1. Welcome to TechPowerUp Forums, Guest! Please check out our forum guidelines for info related to our community.

Workstation PC build

Discussion in 'System Builder's Advice' started by mdnelson09, Oct 31, 2011.

  1. mdnelson09

    mdnelson09 New Member

    Joined:
    Mar 10, 2011
    Messages:
    252 (0.22/day)
    Thanks Received:
    26
    Location:
    Minnesota
    Hey guys,

    So ive built plenty of gaming rigs in the past. some of you may have seen some of my mods i posted here too, but i had a question about something on the other end of computing. My mother runs a business from her home and sure enough shes still running the old nforce 680i and nvidia 250gts i built for her a while ago. she had said that the system still runs fine but im concerned that when i upgrade her cs 5 to cs5.5, the hardware will loose its performance. i know she was talking about going with more software such as light room, dark room, etc. so i want her to have a pc that can stand up to her needs for these next few years.

    I have already decided i would go a z68 route, though im flakey on hard drives for it, and how much processing power it needs to run that software. The 680i currently has a core 2 duo @ 3.1ghz and does a fine job (those who are curious, im running 6gb ram). I plan to do a RAID 10 on (x4) 2tb, but im not sure if i should drop the money into WD black or green.

    Also my biggest question is what GPU is needed for workstations?? Would saving my money by running the 250gts be insane? im not a huge fan at thinking about $300+ for a GPU, but then again im not sure what this software demands.

    So what is every ones thoughts?? what would be the best route for a decent desktop??
  2. BraveSoul

    Joined:
    Jul 28, 2008
    Messages:
    985 (0.47/day)
    Thanks Received:
    164
    if the programs being used take advantage of quad cores then definitely a quad,i5,Solid State Drives are amazing and will noticeably speed up loading times of programs, i am very happy with mine, computer seems snappy, goes nicely with overclocked i5 2500k
    Crunching for Team TPU
  3. PHaS3

    PHaS3

    Joined:
    Mar 31, 2010
    Messages:
    250 (0.17/day)
    Thanks Received:
    117
    I agree with BraveSoul. Graphics-wise a GTS250 should be ok, but you could look at something like a GTX560 or even a Radeon HD 5770 / 6770.
  4. lilhasselhoffer

    lilhasselhoffer

    Joined:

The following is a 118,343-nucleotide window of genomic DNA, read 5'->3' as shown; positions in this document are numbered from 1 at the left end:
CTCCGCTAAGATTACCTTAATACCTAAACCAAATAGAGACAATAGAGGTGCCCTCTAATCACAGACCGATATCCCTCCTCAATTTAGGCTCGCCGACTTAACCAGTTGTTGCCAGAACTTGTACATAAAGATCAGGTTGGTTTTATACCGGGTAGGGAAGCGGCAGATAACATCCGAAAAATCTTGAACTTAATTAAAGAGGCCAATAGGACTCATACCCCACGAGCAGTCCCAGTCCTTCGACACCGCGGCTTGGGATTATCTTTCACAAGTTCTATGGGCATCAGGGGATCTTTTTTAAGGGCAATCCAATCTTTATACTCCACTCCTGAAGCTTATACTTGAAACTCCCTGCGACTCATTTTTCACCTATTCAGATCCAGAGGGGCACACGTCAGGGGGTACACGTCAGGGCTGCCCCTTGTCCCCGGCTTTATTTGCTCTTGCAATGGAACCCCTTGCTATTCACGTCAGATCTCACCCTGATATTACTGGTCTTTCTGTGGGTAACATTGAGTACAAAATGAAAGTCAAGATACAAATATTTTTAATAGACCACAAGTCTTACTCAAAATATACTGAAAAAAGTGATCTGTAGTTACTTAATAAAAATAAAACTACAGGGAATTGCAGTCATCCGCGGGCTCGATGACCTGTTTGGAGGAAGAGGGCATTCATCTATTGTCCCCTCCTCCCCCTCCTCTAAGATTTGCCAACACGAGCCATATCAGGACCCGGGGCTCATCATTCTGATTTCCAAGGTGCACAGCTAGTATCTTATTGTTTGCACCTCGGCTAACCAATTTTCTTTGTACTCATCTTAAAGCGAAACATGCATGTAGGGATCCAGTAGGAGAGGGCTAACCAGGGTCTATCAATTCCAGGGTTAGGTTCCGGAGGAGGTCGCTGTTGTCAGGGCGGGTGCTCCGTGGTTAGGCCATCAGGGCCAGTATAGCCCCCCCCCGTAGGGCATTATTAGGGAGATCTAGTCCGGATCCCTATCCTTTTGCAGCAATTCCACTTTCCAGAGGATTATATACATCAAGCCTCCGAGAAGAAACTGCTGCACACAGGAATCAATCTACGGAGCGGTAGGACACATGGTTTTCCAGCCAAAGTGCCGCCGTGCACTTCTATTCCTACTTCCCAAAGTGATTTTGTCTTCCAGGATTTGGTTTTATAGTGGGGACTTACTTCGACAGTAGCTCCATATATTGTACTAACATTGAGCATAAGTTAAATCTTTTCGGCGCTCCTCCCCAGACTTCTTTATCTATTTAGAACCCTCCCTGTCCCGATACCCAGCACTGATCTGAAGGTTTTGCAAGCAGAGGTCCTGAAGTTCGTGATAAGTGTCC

Apr 2, 2011
    Messages:
    1,478 (1.33/day)
    Thanks Received:
    852
    Location:
    East Coast, USA
    1) The core 2 duo is...underwhelming. If you're using threaded programs like CS5 and dark room then you should be playing with at least a quad core.

    2) Those HDDs are going to be very expensive. Holding off on an upgrade until mid next year (when supplies are finally replenished) may be worth it. HDD prices, and the release of IB, will change the market.

    3) Using a 10 array is crazy. Why not have a working drive, an SSD for the OS, and a detached back-up? The storage space and price will be similar, but most SSDs will be snappier than any RAIDed mechanical HDDs.

    4) What is the upgrade impetus? New software may be more demanding, but trying it on the current system might be worth while. You never really know what's going to happen.

    5) A 560 of 560Ti graphics card is what you want. Nvidea is well supported by Adobe programs ( GPU based computing), and the 560 should exceed the performance of your current card by a substantial margin, for about 200 USD.
  5. Jetster

    Jetster

    Joined:
    Jan 17, 2010
    Messages:
    4,332 (2.79/day)
    Thanks Received:
    1,632
    Location:
    Oregon
    I agree with the 2500K route. But not with the Gaming graphics. Gaming cards are made for speed not precision. If she is working with photos and or video then you want a card that has precision. Fast ram is not that important well at least not 256 / DDR5. You could get by with a 250 /450 or a 5670 even. But call around to photographers see what they use. Ive built a few workstations and the graphics are different. They do get pricy though but some like the Quadro 600 can be had for the same price
  6. PHaS3

    PHaS3

    Joined:
    Mar 31, 2010
    Messages:
    250 (0.17/day)
    Thanks Received:
    117
    CS 5.5 and Photoshop hardly need a Quadro... A normal GeForce or Radeon will be fine. A 560 / Ti if going Nvidia, and a 5770/6770 will be fine from AMD. I wouldn't recommend more power for simple Photoshop work.
  7. Jizzler

    Jizzler

    Joined:
    Aug 10, 2007
    Messages:
    3,268 (1.34/day)
    Thanks Received:
    597
    Location:
    Geneva, FL, USA
    I upgraded a friends box with a Quadro 600, but he does videography as well as photography (AE, PP, PS). An easy choice given the software used, less worry about features flaking out, and that it's only $180. He meets deadlines and I get less support calls ;)

    However, with just PS and Lightroom, I'm leaning towards keeping the 250 GTS awhile longer. Clean it's heatsink well, replace the fan if necessary, and install official drivers. Then test with the new software.
  8. PHaS3

    PHaS3

    Joined:
    Mar 31, 2010
    Messages:
    250 (0.17/day)
    Thanks Received:
    117
    ^^ What he said :D

Currently Active Users Viewing This Thread: 1 (0 members and 1 guest)

Share This Page